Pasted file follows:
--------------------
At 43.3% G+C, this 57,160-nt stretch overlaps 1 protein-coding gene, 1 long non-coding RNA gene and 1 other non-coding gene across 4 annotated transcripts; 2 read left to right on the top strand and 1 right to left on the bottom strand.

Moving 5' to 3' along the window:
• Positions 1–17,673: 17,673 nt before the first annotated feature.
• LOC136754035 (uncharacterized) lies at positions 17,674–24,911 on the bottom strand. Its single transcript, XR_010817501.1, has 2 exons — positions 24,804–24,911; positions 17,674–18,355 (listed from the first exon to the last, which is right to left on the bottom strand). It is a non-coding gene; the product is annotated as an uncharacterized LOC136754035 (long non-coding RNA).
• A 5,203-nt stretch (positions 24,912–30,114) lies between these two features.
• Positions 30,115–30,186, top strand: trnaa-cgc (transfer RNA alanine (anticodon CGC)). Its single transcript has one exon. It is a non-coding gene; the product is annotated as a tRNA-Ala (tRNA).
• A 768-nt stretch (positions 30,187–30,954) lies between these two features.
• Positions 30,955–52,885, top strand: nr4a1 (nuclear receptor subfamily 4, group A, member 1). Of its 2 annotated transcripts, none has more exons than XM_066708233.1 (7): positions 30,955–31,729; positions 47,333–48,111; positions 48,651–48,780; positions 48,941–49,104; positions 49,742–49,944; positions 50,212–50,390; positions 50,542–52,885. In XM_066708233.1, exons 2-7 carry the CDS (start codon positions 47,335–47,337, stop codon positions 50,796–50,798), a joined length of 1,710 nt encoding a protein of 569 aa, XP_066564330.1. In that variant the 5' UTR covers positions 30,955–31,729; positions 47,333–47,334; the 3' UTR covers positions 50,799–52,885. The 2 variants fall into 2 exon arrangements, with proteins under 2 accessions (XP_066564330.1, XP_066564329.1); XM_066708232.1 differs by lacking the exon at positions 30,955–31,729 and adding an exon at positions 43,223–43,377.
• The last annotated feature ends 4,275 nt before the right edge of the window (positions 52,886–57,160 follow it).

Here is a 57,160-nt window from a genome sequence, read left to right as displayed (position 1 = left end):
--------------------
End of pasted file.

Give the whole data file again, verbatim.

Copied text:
At 43.3% G+C, this 57,160-nt stretch overlaps 1 protein-coding gene, 1 long non-coding RNA gene and 1 other non-coding gene across 4 annotated transcripts; 2 read left to right on the top strand and 1 right to left on the bottom strand.

Moving 5' to 3' along the window:
• Positions 1–17,673: 17,673 nt before the first annotated feature.
• LOC136754035 (uncharacterized) lies at positions 17,674–24,911 on the bottom strand. Its single transcript, XR_010817501.1, has 2 exons — positions 24,804–24,911; positions 17,674–18,355 (listed from the first exon to the last, which is right to left on the bottom strand). It is a non-coding gene; the product is annotated as an uncharacterized LOC136754035 (long non-coding RNA).
• A 5,203-nt stretch (positions 24,912–30,114) lies between these two features.
• Positions 30,115–30,186, top strand: trnaa-cgc (transfer RNA alanine (anticodon CGC)). Its single transcript has one exon. It is a non-coding gene; the product is annotated as a tRNA-Ala (tRNA).
• A 768-nt stretch (positions 30,187–30,954) lies between these two features.
• Positions 30,955–52,885, top strand: nr4a1 (nuclear receptor subfamily 4, group A, member 1). Of its 2 annotated transcripts, none has more exons than XM_066708233.1 (7): positions 30,955–31,729; positions 47,333–48,111; positions 48,651–48,780; positions 48,941–49,104; positions 49,742–49,944; positions 50,212–50,390; positions 50,542–52,885. In XM_066708233.1, exons 2-7 carry the CDS (start codon positions 47,335–47,337, stop codon positions 50,796–50,798), a joined length of 1,710 nt encoding a protein of 569 aa, XP_066564330.1. In that variant the 5' UTR covers positions 30,955–31,729; positions 47,333–47,334; the 3' UTR covers positions 50,799–52,885. The 2 variants fall into 2 exon arrangements, with proteins under 2 accessions (XP_066564330.1, XP_066564329.1); XM_066708232.1 differs by lacking the exon at positions 30,955–31,729 and adding an exon at positions 43,223–43,377.
• The last annotated feature ends 4,275 nt before the right edge of the window (positions 52,886–57,160 follow it).

Here is a 57,160-nt window from a genome sequence, read left to right as displayed (position 1 = left end):